Supportive Care

For the past 15 years, the Josh and Friends Project has been an enduring source of comfort to children aged between 2 and 9 years, who face anxieties related to medical procedures, surgery, chemotherapy, or other treatments arising from illness or injury. Founded by Knoxville, Tennessee, veterinarian Randy Lange, the Josh and Friends Project captures the inimitable qualities of the human–animal bond to influence positively a child’s psychologic and physiologic outlook in anticipation of as well as throughout medical treatment and recovery. Read More ›


When I first met Dr Lange and Josh at one of the exhibit booths during an American Academy of Pediatrics meeting in 2008, it was “love at first sight.” From the moment I became familiar with Josh and Friends, I knew that Josh had the capacity to be an incredible tool for healing through the power of mind–body medicine. My challenge was to figure out how to implement a program at Loma Linda University Children’s Hospital (LLUCH) where Josh could be used appropriately to help comfort and heal our pediatric patients.

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The healthcare system is only beginning to recognize what nurses who tend patients with cancer have always known: The loved ones of dying patients also need help managing pain. Julie Cronin, BSN, RN, OCN, an oncology nurse at Massachusetts General Hospital (MGH) in Boston, says failing to address family members’ distress has serious consequences. “If the spiritual, emotional, physical, and mental needs of these loved ones are neglected, the rates of morbidity and mortality, depression, and risk for ineffective coping can skyrocket.”

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CHICAGO—Flaxseed failed to have a significant effect on reducing hot flashes in women compared with placebo, according to results of a randomized, placebo-controlled trial supported by the North Central Cancer Treatment Group. The study included breast cancer survivors as well as women who had never had breast cancer who experienced frequent hot flashes throughout the day and night.

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CHICAGO—Both patients and practitioners realize the importance of psychosocial issues, but today’s cancer care often fails to address them. Steps to resolve this problem are under way, according to experts at an education session.

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It is not “just hair.” Often referred to as a woman’s “crowning glory,” much of a woman’s female identity is defined by her hair—from her femininity, to age, to confidence, to style, women communicate a great deal about themselves by how they wear and style their hair. Without hair, women feel stripped of their identity, and in the context of cancer, women often feel as if they are systematically being stripped of themselves.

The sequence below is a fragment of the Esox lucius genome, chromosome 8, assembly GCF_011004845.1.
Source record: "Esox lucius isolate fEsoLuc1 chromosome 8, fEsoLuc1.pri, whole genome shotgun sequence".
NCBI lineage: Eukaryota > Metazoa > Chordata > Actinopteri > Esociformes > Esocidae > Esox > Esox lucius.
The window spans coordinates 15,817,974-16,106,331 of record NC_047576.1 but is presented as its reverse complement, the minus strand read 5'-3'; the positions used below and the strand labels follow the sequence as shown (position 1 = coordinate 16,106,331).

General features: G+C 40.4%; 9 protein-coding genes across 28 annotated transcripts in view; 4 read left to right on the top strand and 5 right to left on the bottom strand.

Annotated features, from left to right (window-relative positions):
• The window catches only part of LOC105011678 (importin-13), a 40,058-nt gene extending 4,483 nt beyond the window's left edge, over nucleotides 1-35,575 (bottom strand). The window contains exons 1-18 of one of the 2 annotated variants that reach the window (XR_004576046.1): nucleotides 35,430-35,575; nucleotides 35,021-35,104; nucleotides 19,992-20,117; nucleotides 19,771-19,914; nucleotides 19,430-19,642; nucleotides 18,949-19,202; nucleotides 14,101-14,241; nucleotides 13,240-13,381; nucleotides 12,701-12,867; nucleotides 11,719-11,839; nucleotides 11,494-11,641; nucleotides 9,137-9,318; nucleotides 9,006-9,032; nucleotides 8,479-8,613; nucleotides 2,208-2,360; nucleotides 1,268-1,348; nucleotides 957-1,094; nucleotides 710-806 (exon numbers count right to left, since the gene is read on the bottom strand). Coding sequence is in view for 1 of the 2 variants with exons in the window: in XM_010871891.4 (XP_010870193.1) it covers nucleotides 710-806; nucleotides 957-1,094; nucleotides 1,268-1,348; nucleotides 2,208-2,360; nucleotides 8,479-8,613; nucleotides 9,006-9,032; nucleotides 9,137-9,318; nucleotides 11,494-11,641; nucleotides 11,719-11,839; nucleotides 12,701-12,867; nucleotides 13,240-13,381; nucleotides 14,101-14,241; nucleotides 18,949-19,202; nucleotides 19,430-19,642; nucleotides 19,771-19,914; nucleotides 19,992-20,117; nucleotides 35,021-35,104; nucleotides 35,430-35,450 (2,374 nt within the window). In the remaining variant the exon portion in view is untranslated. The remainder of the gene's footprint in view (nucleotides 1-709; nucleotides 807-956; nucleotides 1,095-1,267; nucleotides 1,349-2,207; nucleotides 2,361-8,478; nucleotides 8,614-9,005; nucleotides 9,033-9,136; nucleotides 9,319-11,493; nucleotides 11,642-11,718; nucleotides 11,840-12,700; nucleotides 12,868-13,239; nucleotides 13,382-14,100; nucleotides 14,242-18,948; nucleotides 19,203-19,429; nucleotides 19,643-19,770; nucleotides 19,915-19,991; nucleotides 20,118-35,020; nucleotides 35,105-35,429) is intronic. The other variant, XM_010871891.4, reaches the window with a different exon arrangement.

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Susan Beausang, President of 4Women.com and designer of the patented beaubeau head scarf, comes from 3 generations of breast cancer survivors. Hav - ing watched her grandmother, aunt, mother, and 2 of 4 sisters battle breast cancer, she and her siblings underwent genetic testing. Read More ›

CHICAGO—Oncology nurses know that nutrition interventions can help their patients, both during and after active treatment. But the evidence is scant, and personalizing it for each patient can be a challenge. To help, nutrition experts provided useful tips for nurses, along with a discussion of the evidence.

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The hot, hazy days of summer are the perfect time for some of nature’s best produce. The tomato easily could be the unspoken mascot of the summer season. From July through September, make sure you take advantage of this delicious, nutrient-dense summer favorite. Read More ›

BOSTON—Treating patients with cancer who are morbidly obese presents unexpected challenges according to Vita Norton, RN, BSN, OCN, and Michelle Howard, RN, BSN, of Mass - achusetts General Hospital in Boston. Data indicate that obesity significantly increases the risk of endometrial and ovarian cancers and is associated with worse outcomes.

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